By Justin Cudahy, Columns Editor
Key Tracks: “Espionage”, “Manipulation”, “Doubt”
Calgary-based post-punk group Preoccupations have certainly found themselves on a creative streak these last three years – having now released their third full-length album in said time. Ever since the band rebranded themselves back in 2016, (having originally gone by Viet Cong before changing amid controversy), there was more that came with it besides the name change. Their latest release, New Material, showcases Preoccupation’s step in the right direction as their most focused album to date.
In a statement, frontman Matt Flegel described the LP as an “ode [to] depression and self-sabotage, and looking inward at yourself with extreme hatred.” New Material is an expansion of similar concepts from their previous records; portraying the demons that plague our inner-selves and purging them. These chaotic themes are mimicked in its sound, which can be heard in the opening seconds of the album as the hollow clashing of metal fills the air, before being drowned out by the 80s-like sounds of guitar and synth, followed by Flegel’s warm vocals (“Espionage”). This kind of style continues beyond the album’s opener, including the deceivingly titled track “Disarray”. Its repetitive chorus of the word might have bleak meaning, but to Flegel, its suppose evoke positivity. “Those lyrics for me were kind of cathartic and made me feel good by the end of it. That’s our version of positive, a song called ‘Disarray’.”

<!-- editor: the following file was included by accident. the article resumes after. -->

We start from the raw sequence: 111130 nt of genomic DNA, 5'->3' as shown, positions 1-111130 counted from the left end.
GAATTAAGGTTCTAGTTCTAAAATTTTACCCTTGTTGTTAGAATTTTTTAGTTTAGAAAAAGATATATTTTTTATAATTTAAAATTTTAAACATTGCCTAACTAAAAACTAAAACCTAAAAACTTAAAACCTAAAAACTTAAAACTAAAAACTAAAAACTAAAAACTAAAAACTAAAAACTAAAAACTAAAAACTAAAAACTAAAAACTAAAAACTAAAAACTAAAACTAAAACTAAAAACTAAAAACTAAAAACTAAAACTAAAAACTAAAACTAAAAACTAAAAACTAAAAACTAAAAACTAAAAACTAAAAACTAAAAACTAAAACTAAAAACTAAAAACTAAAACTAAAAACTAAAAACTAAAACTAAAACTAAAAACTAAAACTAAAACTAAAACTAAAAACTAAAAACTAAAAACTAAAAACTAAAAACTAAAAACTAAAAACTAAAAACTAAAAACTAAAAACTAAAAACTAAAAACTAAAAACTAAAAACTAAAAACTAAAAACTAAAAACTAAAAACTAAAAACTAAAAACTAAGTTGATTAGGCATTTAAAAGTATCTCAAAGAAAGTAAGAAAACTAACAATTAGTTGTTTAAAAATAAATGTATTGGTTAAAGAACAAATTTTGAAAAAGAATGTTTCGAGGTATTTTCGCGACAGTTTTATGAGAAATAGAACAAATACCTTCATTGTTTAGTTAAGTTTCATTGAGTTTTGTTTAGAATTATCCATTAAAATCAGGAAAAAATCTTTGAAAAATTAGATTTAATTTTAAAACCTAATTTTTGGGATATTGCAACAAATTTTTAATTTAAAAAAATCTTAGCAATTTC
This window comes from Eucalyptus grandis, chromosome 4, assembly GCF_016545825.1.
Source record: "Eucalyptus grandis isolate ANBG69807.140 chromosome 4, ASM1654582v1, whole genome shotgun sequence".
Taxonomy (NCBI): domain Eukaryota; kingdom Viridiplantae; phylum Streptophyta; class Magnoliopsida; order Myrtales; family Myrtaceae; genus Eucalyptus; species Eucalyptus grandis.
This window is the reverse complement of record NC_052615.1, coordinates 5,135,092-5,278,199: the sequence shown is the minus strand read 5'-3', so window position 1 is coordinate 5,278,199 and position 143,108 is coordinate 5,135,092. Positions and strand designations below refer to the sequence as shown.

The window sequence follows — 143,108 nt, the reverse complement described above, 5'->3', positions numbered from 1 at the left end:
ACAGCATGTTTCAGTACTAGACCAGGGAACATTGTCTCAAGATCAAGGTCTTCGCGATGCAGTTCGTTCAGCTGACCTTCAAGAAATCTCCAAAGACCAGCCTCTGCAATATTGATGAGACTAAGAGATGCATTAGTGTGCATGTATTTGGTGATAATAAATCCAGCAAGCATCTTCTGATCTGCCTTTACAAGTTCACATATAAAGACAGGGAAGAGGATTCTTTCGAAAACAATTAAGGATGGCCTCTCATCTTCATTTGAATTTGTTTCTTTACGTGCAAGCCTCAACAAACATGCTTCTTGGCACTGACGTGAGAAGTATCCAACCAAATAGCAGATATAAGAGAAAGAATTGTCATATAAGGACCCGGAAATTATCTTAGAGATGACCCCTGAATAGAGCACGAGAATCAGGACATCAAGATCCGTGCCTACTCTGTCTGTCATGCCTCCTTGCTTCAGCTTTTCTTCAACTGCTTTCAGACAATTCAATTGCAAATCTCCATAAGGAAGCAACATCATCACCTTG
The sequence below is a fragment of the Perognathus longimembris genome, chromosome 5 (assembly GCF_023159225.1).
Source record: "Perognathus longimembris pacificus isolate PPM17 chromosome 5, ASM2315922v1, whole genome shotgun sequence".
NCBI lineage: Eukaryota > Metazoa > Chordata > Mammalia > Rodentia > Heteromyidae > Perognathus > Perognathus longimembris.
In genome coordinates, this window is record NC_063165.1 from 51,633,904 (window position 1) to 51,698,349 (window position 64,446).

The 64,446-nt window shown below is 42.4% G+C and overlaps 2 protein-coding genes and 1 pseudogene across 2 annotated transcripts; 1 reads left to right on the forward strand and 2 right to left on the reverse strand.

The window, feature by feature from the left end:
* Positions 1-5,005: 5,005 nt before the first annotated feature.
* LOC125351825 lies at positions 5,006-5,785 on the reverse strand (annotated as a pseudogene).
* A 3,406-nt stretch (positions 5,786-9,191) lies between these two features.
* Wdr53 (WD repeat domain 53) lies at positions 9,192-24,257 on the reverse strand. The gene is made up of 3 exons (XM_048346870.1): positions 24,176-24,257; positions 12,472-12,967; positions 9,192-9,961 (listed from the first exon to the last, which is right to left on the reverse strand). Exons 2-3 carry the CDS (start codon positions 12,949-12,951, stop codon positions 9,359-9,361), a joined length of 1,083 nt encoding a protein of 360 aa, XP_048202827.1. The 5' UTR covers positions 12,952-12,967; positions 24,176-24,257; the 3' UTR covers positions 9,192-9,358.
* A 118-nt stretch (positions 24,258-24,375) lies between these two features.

By delving deeper into the album, listeners will eventually realize a glaring problem. Certain tracks rely too heavily on building off of rhythm loops, especially in the first half which comes in the form of a mandolin in “Decompose” or percussion in “Antidote”. However, as the album progresses and enters a more industrial sound in its second half, these light and airy rhythm loops are replaced by deeper, heavier basses and synth patterns that become less annoying and easier on the ears, as evident in the album’s final two tracks, “Doubt” and “Compliance” which make for a satisfying conclusion.
This issue shouldn’t deter people from listening to this album by any means. New Material easily serves as Preoccupation’s best album to date, setting themselves up to even higher standards than before. Keeping up with the trend, it should be expected that their next full-length LP will be even better.